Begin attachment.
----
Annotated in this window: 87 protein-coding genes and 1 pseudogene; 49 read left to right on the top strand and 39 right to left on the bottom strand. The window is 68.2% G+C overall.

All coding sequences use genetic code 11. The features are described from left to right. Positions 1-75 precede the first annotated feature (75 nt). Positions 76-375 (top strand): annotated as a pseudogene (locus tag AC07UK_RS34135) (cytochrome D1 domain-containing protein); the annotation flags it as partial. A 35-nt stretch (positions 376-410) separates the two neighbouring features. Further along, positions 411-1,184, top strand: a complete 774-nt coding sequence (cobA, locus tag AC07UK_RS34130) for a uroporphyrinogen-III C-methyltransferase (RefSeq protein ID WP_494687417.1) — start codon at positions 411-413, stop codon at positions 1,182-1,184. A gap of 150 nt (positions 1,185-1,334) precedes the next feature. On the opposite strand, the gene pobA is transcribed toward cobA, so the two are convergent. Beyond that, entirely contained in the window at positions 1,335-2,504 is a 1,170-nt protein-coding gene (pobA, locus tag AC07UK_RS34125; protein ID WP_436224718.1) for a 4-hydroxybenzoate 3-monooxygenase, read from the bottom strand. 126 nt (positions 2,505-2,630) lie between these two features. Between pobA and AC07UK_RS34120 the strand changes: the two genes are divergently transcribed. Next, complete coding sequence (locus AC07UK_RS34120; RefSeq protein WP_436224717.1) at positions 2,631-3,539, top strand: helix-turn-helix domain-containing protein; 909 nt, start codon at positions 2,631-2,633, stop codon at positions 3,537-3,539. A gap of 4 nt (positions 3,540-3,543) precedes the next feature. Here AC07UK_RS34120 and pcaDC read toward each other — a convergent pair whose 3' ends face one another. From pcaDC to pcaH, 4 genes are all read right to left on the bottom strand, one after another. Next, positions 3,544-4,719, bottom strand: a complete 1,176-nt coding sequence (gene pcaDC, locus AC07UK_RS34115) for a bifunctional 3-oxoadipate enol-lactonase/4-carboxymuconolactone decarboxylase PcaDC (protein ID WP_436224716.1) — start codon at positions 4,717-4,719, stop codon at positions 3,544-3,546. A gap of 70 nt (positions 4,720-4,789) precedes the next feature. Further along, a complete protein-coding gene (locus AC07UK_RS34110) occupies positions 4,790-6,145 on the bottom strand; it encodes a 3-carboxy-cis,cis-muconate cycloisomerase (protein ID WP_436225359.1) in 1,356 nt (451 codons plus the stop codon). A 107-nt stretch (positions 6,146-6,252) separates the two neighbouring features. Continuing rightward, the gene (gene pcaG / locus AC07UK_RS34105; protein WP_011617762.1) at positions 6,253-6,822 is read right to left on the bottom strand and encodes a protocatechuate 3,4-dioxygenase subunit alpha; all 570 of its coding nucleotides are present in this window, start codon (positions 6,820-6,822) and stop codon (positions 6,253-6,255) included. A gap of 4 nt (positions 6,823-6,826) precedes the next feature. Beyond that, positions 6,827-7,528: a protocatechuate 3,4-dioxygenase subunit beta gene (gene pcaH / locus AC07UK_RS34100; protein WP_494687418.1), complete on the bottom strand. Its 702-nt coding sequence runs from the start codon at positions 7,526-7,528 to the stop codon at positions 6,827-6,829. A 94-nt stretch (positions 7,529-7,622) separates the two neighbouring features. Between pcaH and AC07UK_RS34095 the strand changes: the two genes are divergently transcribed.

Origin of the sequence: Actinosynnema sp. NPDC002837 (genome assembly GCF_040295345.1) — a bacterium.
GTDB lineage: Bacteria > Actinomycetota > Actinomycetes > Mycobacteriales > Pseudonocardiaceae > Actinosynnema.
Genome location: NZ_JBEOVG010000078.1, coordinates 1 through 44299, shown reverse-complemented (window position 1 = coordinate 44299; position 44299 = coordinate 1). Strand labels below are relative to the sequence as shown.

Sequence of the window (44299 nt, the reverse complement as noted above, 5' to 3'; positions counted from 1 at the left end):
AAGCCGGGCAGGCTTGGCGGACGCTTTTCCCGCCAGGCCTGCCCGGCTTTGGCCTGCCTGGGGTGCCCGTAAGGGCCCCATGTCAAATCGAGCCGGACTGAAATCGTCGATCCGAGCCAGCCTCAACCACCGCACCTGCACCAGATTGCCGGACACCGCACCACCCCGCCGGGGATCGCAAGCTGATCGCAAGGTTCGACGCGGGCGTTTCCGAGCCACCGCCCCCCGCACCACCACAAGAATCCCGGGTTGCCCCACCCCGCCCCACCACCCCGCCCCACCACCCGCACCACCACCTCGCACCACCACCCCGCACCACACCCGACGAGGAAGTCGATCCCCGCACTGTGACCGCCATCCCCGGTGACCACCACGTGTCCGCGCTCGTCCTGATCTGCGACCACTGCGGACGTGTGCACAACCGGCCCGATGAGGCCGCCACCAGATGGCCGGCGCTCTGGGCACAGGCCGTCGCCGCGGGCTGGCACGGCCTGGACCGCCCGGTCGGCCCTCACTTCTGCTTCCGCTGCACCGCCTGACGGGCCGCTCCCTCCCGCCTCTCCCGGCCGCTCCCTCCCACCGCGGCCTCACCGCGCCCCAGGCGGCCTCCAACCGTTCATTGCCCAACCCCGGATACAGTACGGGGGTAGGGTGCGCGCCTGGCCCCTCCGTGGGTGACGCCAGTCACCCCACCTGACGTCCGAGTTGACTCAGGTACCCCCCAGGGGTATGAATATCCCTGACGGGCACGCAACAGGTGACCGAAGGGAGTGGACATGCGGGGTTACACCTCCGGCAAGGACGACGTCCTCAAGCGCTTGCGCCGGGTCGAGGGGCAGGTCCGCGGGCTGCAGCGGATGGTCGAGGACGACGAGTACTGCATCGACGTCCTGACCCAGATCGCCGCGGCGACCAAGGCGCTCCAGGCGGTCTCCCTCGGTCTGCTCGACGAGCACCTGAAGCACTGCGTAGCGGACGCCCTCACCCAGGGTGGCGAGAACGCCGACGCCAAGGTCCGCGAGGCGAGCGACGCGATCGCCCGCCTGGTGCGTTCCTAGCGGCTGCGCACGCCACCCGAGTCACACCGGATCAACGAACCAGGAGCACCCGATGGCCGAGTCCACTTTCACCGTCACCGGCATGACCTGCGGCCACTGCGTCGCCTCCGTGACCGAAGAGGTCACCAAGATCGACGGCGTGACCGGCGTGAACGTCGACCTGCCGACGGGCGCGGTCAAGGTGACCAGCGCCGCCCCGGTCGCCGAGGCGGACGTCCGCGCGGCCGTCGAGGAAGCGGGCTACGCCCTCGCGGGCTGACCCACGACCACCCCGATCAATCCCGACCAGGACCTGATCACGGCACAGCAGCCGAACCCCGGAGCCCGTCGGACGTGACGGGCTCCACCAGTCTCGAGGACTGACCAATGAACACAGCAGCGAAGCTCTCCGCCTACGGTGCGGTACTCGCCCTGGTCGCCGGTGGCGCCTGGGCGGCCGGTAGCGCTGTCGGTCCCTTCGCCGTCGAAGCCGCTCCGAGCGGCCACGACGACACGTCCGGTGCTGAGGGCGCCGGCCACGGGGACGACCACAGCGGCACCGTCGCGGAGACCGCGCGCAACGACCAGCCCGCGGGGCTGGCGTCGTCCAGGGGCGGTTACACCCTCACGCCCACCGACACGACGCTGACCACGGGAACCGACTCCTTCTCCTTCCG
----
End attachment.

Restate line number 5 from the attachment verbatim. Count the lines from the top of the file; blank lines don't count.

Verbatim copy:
Genome location: NZ_JBEOVG010000078.1, coordinates 1 through 44299, shown reverse-complemented (window position 1 = coordinate 44299; position 44299 = coordinate 1). Strand labels below are relative to the sequence as shown.